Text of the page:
In Other Words
Man of the Hour: James B. Conant, Warrior Scientist by Jennet Conant
In August 1945, the first atomic bombs detonated in Japan. Chemist James Bryant Conant watched as the world began to grapple with the devastating implications of nuclear energy. For Conant, the bombs were “his Frankenstein creation.” Few had been more involved in the events leading up to the dawn of the Atomic Age than the chemist and thenHarvard president Conant, who had spent the final years of World War II overseeing the nation’s foray into weapons of mass destruction. He advocated for America’s involvement in the war, recruited scientists, counseled J. Robert Oppenheimer and President Franklin Delano Roosevelt, sat on the first atomic committees, and oversaw the direction of each national laboratory working to cull nuclear materials into weapons.
“Aware of its immense cost, awesome power, and profound military and diplomatic advantages, and assured of the wishes of the American public, they never questioned the basic assumption of whether it [the bomb] should be used at all,” Jennet Conant writes in her new book Man of the Hour, a granularly detailed tribute to her grandfather’s place in history.
The elder Conant shaped much of the modern world and warfare through his actions in the early 20th century, much like an unseen puppet master moving the strings. But it was an uneasy role, one rife with calculating and unyielding decisions made within a Machiavellian vacuum. “To insure victory in the shortest span of time,” he said in 1943, “no sacrifice can be too great.”
Atomic energy and war games are a familiar subject for Jennet Conant, who is known for the nonfiction history 109 East Palace: Robert Oppenheimer and the Secret City of Los Alamos (Simon & Schuster, 2005). But Man of the Hour has a distinctly more personal air. Conant reconstructs her grandfather’s life through family diary entries, government documents, and newspaper articles, adding both intimacy and weight to the chronicle of a man seeking greatness.
In 1920, James Bryant Conant, then twenty-seven, had three ambitions for his life, which his fiancée, Patty Richards, chronicled in her diary. She called them “Jim’s air-castles.” “1. To be the greatest organic chemist in America; 2. President of Harvard; 3. A public servant in some cabinet position such as Sec. of the interior.” Conant would achieve all of these goals in some form.
As a child, he had a personal chemistry laboratory in his home, a precursor to a scientific passion that led to his Harvard admittance. He was soon acclaimed for his brilliance in the field and offered his first government job, during World War I, secretly crafting the toxic chemical Lewisite. It was meant to aggressively attack German soldiers who had already begun deploying mustard gas on the battlefield. The war ended before America used Lewisite. But the experience would inform his work on the Manhattan Project.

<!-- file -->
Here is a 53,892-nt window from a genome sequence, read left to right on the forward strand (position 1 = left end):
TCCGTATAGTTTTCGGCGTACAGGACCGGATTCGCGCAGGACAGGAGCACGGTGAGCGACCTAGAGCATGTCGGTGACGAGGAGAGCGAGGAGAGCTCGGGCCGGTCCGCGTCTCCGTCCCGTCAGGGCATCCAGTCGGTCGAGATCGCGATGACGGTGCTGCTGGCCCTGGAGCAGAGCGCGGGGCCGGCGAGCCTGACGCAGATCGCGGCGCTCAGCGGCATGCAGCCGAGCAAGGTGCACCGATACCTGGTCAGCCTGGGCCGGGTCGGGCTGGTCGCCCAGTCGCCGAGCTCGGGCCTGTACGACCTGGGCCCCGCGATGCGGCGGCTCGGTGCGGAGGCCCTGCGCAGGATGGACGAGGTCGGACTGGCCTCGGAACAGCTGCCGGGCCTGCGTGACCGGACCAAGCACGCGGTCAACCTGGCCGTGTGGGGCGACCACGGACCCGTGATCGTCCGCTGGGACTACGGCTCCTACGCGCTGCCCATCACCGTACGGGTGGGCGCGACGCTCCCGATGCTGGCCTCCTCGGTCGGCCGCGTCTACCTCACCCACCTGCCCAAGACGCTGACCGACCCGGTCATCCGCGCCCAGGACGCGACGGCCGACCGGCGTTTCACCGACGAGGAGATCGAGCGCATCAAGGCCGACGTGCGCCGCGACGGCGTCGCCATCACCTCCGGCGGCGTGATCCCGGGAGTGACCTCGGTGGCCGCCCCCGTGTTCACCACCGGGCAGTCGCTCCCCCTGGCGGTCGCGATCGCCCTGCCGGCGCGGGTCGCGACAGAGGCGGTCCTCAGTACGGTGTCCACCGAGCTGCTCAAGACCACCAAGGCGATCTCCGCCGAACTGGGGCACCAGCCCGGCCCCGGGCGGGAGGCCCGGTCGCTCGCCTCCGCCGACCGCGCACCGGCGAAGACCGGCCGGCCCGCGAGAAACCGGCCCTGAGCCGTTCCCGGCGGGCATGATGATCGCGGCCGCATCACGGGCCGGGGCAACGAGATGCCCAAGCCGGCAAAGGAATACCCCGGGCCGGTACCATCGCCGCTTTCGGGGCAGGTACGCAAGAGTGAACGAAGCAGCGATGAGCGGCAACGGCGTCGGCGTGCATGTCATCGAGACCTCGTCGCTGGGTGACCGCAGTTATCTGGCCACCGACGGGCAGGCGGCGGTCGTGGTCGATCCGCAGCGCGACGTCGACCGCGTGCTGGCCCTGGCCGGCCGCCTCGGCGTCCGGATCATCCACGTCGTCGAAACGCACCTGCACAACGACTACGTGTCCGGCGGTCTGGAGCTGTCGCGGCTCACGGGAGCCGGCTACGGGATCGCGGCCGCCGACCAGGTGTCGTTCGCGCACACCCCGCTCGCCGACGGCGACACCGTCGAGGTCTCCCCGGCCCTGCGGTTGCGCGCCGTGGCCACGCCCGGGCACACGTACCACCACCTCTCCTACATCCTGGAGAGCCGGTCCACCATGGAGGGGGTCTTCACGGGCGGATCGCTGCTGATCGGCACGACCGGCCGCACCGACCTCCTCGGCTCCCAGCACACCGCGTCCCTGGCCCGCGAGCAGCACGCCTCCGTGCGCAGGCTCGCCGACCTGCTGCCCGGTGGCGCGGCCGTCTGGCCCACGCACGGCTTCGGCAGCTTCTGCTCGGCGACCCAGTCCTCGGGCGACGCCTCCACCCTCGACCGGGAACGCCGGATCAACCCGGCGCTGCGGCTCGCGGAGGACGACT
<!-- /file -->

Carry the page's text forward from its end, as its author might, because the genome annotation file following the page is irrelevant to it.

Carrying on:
Conant went on to become president of Harvard, where he reformed the curriculum, advocated for standardized testing to select bright minds from around the country, regardless of class status, and ultimately oversaw the first admittance of women on campus. He also watched his university turn into a military training ground as World War II reached America and young students were transformed into soldiers.
Conant describes how her grandfather’s influence during the Manhattan Project and following World War II shaped policy that led to a United Nations treaty on atomic weapons and efforts to control nuclear power that have extended to the present. But it could not curtail the Pandora’s-box effect that resulted from the atomic detonations, compelling an arms race with Russia, the extensive mass production of nuclear weapons during the Cold War, and
a legacy of environmental damage and human suffering in the U.S. and worldwide.
At odds throughout the book is the author’s attempt to humanize Conant’s reputation as a compelling, charismatic scientist with the man who facilitated unconscionable harm. Jennet Conant writes that before the bomb was dropped on civilians, Oppenheimer “was already thinking ahead: to their place in history, or perhaps a special corner of hell. So much of their work seemed macabre, the moral dilemmas about what they were doing grating their conscience like the sand in their teeth.” These moral contemplations, personified by Conant’s life, feel astute for the modern reader.
The threat and existential repercussions of nuclear war have never moved entirely out of the world’s periphery since 1945. But in the past year, America has inched its closest to nuclear detonation in decades. In early 2017, the Doomsday Clock, created in 1947 to reflect nuclear danger, was positioned at two and half minutes to midnight, with midnight reflecting nuclear war, the closest it has been since the early 1980s.
The Department of Energy plans to ramp up plutonium pit production and modernize the weapons that would carry the bombs to foreign enemies. North Korea has escalated the frequency and precision of its nuclear tests. And the U.S. has a president who not only lacks diplomatic skill but has a history of volatile and petty retaliatory behavior. In light of this political climate, a group of non-proliferations advocates were awarded the Nobel Peace Prize on Oct. 6 for their work campaigning for nations worldwide to abolish nuclear weapons.
The considerations of politicians and scientists who first contemplated such warfare still resonates, chillingly. After witnessing the first nuclear test in southern New Mexico, Conant wrote that the bomb appeared as “a cosmic phenomena like an eclipse.
“The whole sky suddenly full of white light like the end of the world,” he wrote. “Perhaps my impression was only premature on a time scale of years!”
Jennet Conant presents “Man of the Hour” at 6 p.m. Friday, Oct. 6, at Collected Works Bookstore (202 Galisteo St., 505-988-4226).